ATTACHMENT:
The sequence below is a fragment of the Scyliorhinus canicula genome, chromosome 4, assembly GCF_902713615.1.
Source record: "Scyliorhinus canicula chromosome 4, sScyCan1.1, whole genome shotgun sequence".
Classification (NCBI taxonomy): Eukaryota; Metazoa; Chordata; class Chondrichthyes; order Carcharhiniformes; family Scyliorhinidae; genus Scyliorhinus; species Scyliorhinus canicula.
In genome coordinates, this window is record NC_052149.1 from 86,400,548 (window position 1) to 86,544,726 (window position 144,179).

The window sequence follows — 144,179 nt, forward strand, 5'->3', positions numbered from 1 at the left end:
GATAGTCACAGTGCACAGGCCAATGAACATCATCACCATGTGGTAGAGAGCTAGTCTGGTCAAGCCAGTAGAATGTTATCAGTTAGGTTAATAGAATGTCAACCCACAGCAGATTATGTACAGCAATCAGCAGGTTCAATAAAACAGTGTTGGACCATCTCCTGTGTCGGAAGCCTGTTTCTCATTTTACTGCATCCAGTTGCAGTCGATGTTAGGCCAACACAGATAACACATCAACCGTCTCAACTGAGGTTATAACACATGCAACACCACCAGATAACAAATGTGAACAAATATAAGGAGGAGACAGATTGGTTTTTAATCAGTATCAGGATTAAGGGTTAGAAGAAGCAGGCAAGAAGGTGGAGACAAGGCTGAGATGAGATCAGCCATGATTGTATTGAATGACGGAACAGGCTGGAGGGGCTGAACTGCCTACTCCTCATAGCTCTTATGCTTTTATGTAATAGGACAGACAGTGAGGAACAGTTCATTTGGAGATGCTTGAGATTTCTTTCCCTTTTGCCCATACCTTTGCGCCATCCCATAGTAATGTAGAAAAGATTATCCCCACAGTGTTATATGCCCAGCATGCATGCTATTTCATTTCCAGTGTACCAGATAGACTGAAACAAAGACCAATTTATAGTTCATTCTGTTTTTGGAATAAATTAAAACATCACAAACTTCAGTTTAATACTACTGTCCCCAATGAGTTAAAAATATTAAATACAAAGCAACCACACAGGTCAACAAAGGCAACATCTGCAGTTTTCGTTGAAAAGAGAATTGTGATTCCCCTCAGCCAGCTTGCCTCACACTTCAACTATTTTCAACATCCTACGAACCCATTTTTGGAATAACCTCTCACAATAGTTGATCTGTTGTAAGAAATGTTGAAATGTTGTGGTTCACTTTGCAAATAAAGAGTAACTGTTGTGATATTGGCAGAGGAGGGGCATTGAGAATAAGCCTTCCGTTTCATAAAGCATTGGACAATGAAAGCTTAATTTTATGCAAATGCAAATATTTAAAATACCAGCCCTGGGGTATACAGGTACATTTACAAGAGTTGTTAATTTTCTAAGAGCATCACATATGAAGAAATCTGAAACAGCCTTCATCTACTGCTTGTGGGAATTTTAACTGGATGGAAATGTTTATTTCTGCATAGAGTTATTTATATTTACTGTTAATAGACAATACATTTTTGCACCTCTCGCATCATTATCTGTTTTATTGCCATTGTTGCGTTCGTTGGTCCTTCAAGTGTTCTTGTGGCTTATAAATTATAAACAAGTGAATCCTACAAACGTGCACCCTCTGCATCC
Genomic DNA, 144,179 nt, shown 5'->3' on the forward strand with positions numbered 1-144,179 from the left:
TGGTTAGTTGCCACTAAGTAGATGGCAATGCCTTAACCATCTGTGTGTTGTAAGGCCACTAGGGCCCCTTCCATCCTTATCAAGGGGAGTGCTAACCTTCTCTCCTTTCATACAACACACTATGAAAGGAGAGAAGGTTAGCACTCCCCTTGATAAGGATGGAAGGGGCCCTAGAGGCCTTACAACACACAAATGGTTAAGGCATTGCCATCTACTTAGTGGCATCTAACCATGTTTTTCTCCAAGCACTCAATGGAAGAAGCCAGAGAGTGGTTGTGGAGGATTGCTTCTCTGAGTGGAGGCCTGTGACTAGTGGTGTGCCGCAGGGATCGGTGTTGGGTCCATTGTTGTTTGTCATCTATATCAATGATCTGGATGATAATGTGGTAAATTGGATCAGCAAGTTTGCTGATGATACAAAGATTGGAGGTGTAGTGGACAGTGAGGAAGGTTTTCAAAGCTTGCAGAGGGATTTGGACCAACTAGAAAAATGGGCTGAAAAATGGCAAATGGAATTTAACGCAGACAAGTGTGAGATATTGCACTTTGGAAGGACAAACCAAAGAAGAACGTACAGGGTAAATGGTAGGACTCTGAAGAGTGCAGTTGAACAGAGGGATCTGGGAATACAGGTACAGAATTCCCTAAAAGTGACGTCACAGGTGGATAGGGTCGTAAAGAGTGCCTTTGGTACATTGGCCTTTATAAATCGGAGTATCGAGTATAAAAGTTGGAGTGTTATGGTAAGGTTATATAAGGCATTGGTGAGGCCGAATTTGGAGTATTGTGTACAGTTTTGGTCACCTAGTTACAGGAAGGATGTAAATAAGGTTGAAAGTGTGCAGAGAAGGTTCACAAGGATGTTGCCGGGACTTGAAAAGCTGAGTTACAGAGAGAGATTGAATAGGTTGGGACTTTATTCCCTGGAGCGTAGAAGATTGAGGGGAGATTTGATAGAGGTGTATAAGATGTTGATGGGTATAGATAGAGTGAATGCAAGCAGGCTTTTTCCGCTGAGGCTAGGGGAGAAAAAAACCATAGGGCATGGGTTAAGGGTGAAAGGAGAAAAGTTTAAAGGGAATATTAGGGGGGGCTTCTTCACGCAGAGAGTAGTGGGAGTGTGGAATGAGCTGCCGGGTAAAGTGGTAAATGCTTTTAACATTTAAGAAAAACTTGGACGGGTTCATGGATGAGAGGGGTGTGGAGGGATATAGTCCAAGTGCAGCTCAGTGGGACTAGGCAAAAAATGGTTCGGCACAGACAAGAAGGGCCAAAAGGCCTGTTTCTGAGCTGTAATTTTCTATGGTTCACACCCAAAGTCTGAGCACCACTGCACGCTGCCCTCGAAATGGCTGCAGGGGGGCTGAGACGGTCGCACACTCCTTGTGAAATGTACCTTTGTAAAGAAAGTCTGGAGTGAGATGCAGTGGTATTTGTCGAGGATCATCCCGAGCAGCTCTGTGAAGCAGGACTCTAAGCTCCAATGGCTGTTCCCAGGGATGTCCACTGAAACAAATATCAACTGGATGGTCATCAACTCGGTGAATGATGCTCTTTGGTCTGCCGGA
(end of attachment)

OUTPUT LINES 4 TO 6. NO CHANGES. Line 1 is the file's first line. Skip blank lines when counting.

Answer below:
In genome coordinates, this window is record NC_052149.1 from 86,400,548 (window position 1) to 86,544,726 (window position 144,179).

The window sequence follows — 144,179 nt, forward strand, 5'->3', positions numbered from 1 at the left end:
GATAGTCACAGTGCACAGGCCAATGAACATCATCACCATGTGGTAGAGAGCTAGTCTGGTCAAGCCAGTAGAATGTTATCAGTTAGGTTAATAGAATGTCAACCCACAGCAGATTATGTACAGCAATCAGCAGGTTCAATAAAACAGTGTTGGACCATCTCCTGTGTCGGAAGCCTGTTTCTCATTTTACTGCATCCAGTTGCAGTCGATGTTAGGCCAACACAGATAACACATCAACCGTCTCAACTGAGGTTATAACACATGCAACACCACCAGATAACAAATGTGAACAAATATAAGGAGGAGACAGATTGGTTTTTAATCAGTATCAGGATTAAGGGTTAGAAGAAGCAGGCAAGAAGGTGGAGACAAGGCTGAGATGAGATCAGCCATGATTGTATTGAATGACGGAACAGGCTGGAGGGGCTGAACTGCCTACTCCTCATAGCTCTTATGCTTTTATGTAATAGGACAGACAGTGAGGAACAGTTCATTTGGAGATGCTTGAGATTTCTTTCCCTTTTGCCCATACCTTTGCGCCATCCCATAGTAATGTAGAAAAGATTATCCCCACAGTGTTATATGCCCAGCATGCATGCTATTTCATTTCCAGTGTACCAGATAGACTGAAACAAAGACCAATTTATAGTTCATTCTGTTTTTGGAATAAATTAAAACATCACAAACTTCAGTTTAATACTACTGTCCCCAATGAGTTAAAAATATTAAATACAAAGCAACCACACAGGTCAACAAAGGCAACATCTGCAGTTTTCGTTGAAAAGAGAATTGTGATTCCCCTCAGCCAGCTTGCCTCACACTTCAACTATTTTCAACATCCTACGAACCCATTTTTGGAATAACCTCTCACAATAGTTGATCTGTTGTAAGAAATGTTGAAATGTTGTGGTTCACTTTGCAAATAAAGAGTAACTGTTGTGATATTGGCAGAGGAGGGGCATTGAGAATAAGCCTTCCGTTTCATAAAGCATTGGACAATGAAAGCTTAATTTTATGCAAATGCAAATATTTAAAATACCAGCCCTGGGGTATACAGGTACATTTACAAGAGTTGTTAATTTTCTAAGAGCATCACATATGAAGAAATCTGAAACAGCCTTCATCTACTGCTTGTGGGAATTTTAACTGGATGGAAATGTTTATTTCTGCATAGAGTTATTTATATTTACTGTTAATAGACAATACATTTTTGCACCTCTCGCATCATTATCTGTTTTATTGCCATTGTTGCGTTCGTTGGTCCTTCAAGTGTTCTTGTGGCTTATAAATTATAAACAAGTGAATCCTACAAACGTGCACCCTCTGCATCC